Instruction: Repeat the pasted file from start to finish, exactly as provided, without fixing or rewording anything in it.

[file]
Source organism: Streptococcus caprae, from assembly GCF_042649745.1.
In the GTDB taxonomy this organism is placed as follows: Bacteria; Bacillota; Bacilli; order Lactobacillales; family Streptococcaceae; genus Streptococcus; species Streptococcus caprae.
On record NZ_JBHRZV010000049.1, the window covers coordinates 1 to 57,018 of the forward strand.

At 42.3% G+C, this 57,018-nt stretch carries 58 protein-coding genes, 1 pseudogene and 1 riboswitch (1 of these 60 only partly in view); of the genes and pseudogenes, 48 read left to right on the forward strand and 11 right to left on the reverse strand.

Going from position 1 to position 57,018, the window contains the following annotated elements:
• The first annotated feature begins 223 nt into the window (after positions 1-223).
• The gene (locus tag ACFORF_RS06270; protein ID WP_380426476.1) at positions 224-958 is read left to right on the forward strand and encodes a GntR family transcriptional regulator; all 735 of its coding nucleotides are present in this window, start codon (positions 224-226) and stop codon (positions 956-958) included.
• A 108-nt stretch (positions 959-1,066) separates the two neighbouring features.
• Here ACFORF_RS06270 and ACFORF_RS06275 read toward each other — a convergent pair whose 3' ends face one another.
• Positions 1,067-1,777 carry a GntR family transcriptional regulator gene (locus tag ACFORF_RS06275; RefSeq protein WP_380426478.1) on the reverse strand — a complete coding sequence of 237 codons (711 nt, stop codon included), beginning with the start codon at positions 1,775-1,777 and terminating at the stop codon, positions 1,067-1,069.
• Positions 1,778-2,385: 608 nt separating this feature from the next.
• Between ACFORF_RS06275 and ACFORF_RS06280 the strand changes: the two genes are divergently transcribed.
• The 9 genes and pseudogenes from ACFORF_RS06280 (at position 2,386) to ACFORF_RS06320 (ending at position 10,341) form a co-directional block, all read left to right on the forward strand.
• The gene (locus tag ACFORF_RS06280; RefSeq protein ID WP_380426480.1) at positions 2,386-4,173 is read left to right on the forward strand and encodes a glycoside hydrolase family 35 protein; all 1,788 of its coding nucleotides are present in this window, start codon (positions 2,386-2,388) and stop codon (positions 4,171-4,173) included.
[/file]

Source organism: Streptococcus caprae, from assembly GCF_042649745.1.
In the GTDB taxonomy this organism is placed as follows: Bacteria; Bacillota; Bacilli; order Lactobacillales; family Streptococcaceae; genus Streptococcus; species Streptococcus caprae.
On record NZ_JBHRZV010000049.1, the window covers coordinates 1 to 57,018 of the forward strand.

At 42.3% G+C, this 57,018-nt stretch carries 58 protein-coding genes, 1 pseudogene and 1 riboswitch (1 of these 60 only partly in view); of the genes and pseudogenes, 48 read left to right on the forward strand and 11 right to left on the reverse strand.

Going from position 1 to position 57,018, the window contains the following annotated elements:
• The first annotated feature begins 223 nt into the window (after positions 1-223).
• The gene (locus tag ACFORF_RS06270; protein ID WP_380426476.1) at positions 224-958 is read left to right on the forward strand and encodes a GntR family transcriptional regulator; all 735 of its coding nucleotides are present in this window, start codon (positions 224-226) and stop codon (positions 956-958) included.
• A 108-nt stretch (positions 959-1,066) separates the two neighbouring features.
• Here ACFORF_RS06270 and ACFORF_RS06275 read toward each other — a convergent pair whose 3' ends face one another.
• Positions 1,067-1,777 carry a GntR family transcriptional regulator gene (locus tag ACFORF_RS06275; RefSeq protein WP_380426478.1) on the reverse strand — a complete coding sequence of 237 codons (711 nt, stop codon included), beginning with the start codon at positions 1,775-1,777 and terminating at the stop codon, positions 1,067-1,069.
• Positions 1,778-2,385: 608 nt separating this feature from the next.
• Between ACFORF_RS06275 and ACFORF_RS06280 the strand changes: the two genes are divergently transcribed.
• The 9 genes and pseudogenes from ACFORF_RS06280 (at position 2,386) to ACFORF_RS06320 (ending at position 10,341) form a co-directional block, all read left to right on the forward strand.
• The gene (locus tag ACFORF_RS06280; RefSeq protein ID WP_380426480.1) at positions 2,386-4,173 is read left to right on the forward strand and encodes a glycoside hydrolase family 35 protein; all 1,788 of its coding nucleotides are present in this window, start codon (positions 2,386-2,388) and stop codon (positions 4,171-4,173) included.